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Baghdad tells Turkey to pull troops
BAGHDAD (AP) — The Iraqi government demanded for the first time that Turkey immediately withdraw from northern Iraq, warning yesterday it feared an ongoing incursion could lead to clashes with the official forces of the semiautonomous Kurdish region.
Turkish Prime Minister Recep Tayyip Erdogan said the operation would only end “once its goal has been reached.”
Turkish troops have seized seven rebel camps and have pushed more than 12 miles into Iraq, a Turkish government official and military official who are familiar with the incursion plans said. They spoke on the condition of anonymity because they were not authorized to speak to the news media.
Earlier Turkish media reports had put Turkish troops nine miles inside northern Iraq.
Iraqi government spokesman Ali al-Dabbagh said the first confirmed Turkish military ground operation in Iraq in about a decade was a violation of Iraqi sovereignty.
“The Iraqi Cabinet has denounced the Turkish army’s incursion,” Mr. al-Dabbagh said after the government met to discuss the issue. “The Cabinet calls on Turkey to withdraw its troops immediately and stop the military intervention.”
Mr. al-Dabbagh warned that tensions could escalate if the Kurdish military forces, known as peshmerga. were drawn into the fight.
“We want good relations with Turkey and Turkey should understand that the situation is dangerous and could be made worse by any military mistake that could prompt clashes between the peshmerga and Turkish troops,” Mr. al-Dabbagh said.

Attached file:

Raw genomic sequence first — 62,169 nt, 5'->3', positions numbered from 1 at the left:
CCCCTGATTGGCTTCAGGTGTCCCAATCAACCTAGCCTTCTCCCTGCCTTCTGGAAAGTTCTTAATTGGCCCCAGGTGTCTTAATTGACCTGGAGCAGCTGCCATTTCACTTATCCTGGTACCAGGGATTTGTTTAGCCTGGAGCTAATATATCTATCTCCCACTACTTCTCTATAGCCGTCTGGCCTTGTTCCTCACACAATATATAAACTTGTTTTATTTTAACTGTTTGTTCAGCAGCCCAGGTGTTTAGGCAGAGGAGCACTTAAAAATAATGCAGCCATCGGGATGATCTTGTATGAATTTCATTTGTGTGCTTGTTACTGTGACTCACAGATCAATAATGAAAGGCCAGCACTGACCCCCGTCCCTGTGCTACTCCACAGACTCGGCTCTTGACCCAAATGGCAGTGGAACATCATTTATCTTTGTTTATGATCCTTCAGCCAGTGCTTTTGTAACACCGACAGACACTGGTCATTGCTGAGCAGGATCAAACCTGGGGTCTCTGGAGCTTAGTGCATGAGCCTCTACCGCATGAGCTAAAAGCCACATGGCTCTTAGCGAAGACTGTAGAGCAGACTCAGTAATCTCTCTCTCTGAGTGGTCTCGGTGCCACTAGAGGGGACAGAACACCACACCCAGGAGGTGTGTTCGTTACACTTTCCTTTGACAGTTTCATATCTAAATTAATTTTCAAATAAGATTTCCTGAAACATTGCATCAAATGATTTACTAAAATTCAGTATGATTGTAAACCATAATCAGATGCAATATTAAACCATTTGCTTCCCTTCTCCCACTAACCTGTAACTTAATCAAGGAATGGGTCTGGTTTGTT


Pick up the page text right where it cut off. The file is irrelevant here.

In Washington, Iraq’s ambassador to the United States, Samir Sumaida’ie, called the Turkish incursion a “very serious infringement of our territory and one we can never accept.”
“It will not help regional security and it will not solve Turkey’s problems,” the ambassador said in an interview with The Washington Times.
Turkish officials have highlighted what they say is U.S. backing for their action. The United States has been supplying “actionable intelligence” to Turkey’s military about Kurdistan Workers’ Party or PKK positions inside Iraq and top Bush administration officials were told in advance of the ground invasion last week.
Mr. Sumaida’ie said, “We do not wait for the U.S. government to tell us our position on a matter of our national sovereignty.”
The ambassador said U.S. officials are well aware of Baghdad’s strong objections to the Turkish military move.
“They know our position,” he said. “I have raised it at every possible encounter.”
Turkey has assured the Iraqi government and the U.S. military that the operation would be limited to attacks on rebels. But the Kurds have expressed concern that civilians could be caught in the crossfire.
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